The more experienced teachers will have gone through this scenario many times and they are constantly reminded of what it was like to step out on a dance floor for the very first time. They try to make sure they take care of everyone's needs without leaving anyone behind or boring their audience. The experienced teachers want to be remembered as good teachers, not good dancers.
The more experienced teachers know that it's very difficult to create good dancers in one hour so they don't try. Why? Because that's not their job. When an experienced teacher gives the beginner lesson at a dance, they know that they'll be judged on one thing and only one thing: how many people had a good time dancing and how many will want to come back.
There are some of you who ask to have your venues and events listed but don't seem to understand (or don't care) about the amount of time or energy I spend working on this website just so that you can get customers through the door to give you money. To be honest, I have *no* incentive to chase after people for their information. At this point I've reached a critical mass of information and recurring visitors such that it's reasonable to expect that any dance promoter would want to get listed on a local dance website that gets over 20,000 unique visitors a month. I think it's reasonable to expect that the dance promoters understand that it's in their best interest to get their event information to me as early as possible and as complete as possible so it takes me a minimum amount of time to enter it into the website.
I end up wasting a lot of time whenever I get incomplete information and have to go looking for the parts I'm missing. Sometimes it's a minor matter of the address missing the word "Street", "Road", or "Avenue". Such details are minor....except that it might cause the user to get the wrong directions from GoogleMaps or MapQuest. I care about those kinds of details and so should the dance promoters.
What really annoys me is when a promoters says "It's all on my website" as if it's my job to go "fetch" the information. It's not my job and I don't get paid for what I do with this website and I'm not going to accept being told to go get the information myself.
What's even worse is when the promoter's website is *missing* the data I need, such as the location of a workshop. I consider that a serious waste of my time because I'll spend a lot of time reading a webpage many times to make sure I didn't miss it.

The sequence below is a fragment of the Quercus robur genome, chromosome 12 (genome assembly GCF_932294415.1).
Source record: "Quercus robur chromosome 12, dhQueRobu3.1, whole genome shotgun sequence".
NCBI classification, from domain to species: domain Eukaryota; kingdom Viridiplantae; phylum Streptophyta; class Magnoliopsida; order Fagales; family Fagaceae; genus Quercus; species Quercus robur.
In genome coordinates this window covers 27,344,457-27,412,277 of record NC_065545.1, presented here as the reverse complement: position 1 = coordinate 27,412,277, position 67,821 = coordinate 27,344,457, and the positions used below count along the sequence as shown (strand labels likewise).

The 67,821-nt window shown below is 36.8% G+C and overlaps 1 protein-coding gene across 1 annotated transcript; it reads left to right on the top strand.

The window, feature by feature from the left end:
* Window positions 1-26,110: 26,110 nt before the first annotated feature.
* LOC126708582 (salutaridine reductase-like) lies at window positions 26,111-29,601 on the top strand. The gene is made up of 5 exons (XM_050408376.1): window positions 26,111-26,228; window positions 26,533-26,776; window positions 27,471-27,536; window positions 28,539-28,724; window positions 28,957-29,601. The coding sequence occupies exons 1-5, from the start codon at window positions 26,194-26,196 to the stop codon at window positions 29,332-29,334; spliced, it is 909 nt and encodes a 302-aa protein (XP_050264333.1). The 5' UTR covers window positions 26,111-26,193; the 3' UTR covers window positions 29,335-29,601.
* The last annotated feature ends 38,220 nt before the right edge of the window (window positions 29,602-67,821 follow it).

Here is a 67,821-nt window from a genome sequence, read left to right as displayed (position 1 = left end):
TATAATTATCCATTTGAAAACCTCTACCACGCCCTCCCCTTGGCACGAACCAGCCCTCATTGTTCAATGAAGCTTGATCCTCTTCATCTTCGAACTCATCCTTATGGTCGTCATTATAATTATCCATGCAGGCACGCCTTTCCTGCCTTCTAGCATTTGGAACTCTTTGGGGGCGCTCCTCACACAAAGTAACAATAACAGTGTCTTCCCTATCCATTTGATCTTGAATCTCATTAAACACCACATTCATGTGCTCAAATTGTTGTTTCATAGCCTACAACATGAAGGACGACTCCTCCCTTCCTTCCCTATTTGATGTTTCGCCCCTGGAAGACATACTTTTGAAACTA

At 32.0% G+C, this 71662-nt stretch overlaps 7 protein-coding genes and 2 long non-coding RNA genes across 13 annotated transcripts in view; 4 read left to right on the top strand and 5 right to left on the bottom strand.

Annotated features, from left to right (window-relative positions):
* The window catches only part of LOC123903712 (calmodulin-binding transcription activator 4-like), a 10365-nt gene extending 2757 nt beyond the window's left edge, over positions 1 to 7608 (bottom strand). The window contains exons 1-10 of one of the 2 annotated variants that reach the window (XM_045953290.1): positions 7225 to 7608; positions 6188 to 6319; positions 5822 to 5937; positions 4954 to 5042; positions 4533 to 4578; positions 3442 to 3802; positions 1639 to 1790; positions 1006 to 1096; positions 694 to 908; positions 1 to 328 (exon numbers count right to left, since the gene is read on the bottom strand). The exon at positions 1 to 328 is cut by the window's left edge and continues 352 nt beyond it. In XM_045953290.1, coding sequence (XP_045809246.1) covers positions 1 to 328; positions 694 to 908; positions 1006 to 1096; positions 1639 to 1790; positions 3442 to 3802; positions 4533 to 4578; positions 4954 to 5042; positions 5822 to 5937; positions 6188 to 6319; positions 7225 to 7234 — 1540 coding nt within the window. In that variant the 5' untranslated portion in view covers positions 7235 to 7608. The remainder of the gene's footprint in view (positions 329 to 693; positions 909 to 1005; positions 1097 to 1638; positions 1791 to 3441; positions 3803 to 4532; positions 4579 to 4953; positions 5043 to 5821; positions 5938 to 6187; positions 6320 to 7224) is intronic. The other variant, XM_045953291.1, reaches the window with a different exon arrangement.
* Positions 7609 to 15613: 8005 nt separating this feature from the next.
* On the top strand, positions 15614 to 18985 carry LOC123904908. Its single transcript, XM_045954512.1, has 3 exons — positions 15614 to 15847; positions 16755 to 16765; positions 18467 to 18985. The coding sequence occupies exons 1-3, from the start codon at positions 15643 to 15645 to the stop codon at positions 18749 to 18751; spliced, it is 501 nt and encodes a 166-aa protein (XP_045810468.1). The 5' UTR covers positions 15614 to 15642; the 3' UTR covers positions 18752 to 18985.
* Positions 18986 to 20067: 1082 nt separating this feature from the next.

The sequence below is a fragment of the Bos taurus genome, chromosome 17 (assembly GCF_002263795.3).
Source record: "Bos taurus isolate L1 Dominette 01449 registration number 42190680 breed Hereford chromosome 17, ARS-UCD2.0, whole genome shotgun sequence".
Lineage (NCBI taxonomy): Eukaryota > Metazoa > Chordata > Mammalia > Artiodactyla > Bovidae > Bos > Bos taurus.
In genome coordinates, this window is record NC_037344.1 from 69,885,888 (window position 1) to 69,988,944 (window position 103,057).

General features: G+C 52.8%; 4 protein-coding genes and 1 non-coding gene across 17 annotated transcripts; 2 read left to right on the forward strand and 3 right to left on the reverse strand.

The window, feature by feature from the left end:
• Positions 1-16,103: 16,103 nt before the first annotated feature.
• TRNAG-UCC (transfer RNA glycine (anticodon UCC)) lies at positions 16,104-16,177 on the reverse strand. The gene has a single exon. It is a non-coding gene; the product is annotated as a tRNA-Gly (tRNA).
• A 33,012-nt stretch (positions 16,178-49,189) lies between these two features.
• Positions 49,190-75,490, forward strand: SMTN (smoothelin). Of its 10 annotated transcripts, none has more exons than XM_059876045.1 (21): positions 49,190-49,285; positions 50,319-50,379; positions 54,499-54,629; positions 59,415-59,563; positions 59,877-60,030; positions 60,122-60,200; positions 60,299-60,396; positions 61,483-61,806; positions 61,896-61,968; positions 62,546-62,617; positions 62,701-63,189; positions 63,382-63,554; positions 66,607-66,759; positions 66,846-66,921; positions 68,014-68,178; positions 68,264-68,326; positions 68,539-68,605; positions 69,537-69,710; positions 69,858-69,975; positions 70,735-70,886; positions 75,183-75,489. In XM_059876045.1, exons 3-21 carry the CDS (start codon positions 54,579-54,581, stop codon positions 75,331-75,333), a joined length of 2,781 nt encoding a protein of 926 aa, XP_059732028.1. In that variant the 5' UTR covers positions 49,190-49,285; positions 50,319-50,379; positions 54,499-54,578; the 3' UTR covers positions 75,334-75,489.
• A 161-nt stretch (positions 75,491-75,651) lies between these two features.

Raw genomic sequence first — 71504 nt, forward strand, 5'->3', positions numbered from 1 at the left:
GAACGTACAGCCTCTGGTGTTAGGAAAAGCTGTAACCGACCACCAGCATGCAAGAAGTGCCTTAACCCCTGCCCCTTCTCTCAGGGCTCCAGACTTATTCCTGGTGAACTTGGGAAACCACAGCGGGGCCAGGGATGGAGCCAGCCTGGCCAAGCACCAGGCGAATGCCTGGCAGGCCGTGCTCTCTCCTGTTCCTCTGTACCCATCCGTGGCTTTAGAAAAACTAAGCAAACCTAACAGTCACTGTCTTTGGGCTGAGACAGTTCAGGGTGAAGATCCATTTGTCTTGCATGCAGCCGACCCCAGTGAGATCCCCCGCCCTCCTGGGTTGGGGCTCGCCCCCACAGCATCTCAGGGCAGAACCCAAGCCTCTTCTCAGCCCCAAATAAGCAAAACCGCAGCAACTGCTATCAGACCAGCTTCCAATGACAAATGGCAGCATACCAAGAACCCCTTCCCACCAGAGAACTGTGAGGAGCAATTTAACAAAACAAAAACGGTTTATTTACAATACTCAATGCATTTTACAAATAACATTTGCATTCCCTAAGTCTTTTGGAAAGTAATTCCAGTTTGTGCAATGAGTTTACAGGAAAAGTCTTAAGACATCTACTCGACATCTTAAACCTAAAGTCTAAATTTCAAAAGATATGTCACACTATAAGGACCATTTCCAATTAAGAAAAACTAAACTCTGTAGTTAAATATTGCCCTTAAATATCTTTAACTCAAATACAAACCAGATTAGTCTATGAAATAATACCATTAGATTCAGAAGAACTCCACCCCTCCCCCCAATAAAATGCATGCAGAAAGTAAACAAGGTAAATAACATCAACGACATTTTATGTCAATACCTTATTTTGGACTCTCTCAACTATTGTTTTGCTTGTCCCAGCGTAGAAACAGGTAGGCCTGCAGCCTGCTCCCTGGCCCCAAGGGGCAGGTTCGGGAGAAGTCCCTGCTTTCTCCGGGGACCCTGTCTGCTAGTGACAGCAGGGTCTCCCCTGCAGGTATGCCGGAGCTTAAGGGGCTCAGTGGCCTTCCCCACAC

From now on, if I get incomplete information for a listing, I will send it back and ask for information. It's not my job to go looking for it. If the promoter misses the deadline for inclusion in that week's update because I had to ask for more details, it's their fault. If the promoter is too lazy to put that information in a simple email message, it's not my problem.
On the flip side, having to spend time to read a *long* press release is also a serious waste of my time. When I'm typing information into the calendar, I really only need the name of the event, location, date and times. Band names and websites are useful. Links to information is also good. Having to dig through several pages of text just to get one sentence's worth of information is bad. I've already said many times that I'm going to start ignoring generic mailings that often have the same information as in previous mailings.
A good example to follow? I've learned to ignore the group mailings from Hop To The Beat. Those generally include a lot of text that include embedded useful information that has to be excavated. But I really don't need to dig out those tidbits. Why? Because Hop To The Beat also sends me a separate mailing with *just* the necessary information I need for my calendars *weeks* in advance. And they address those notes directly to me so I pay attention to those emails. And they always say "please" and "thank you". Even better, they sometimes send me the formatted HTML code so it takes me about 2 seconds to copy it out of the email message and paste it into the calendar page. I wish everyone sent me their information this way.
What people need to understand is that their venue is not the only one sending me information every week that needs to be *manually* typed in. Yes, I could probably set up a system where people could enter their own information but I've seen the quality of other websites, such as the New England Swing Dance Server, go down because there wasn't anyone who spent time making sure the information followed any standard. Another website, Best Coast Swing, was a pretty good website but it never reached the critical mass of users that justified the time spent on it so that went away. I get a lot of information every week to type in and I spend a lot of time thinking about the presentation of the information on this website and making sure that there is a required level of objectivity and quality in every listing. Every promoter who wants a listing on this website should remember that there are many other dance promoters who would be happy if their competition wasn't mentioned on this website.
My goal? To spend more time dancing than I do editting this website.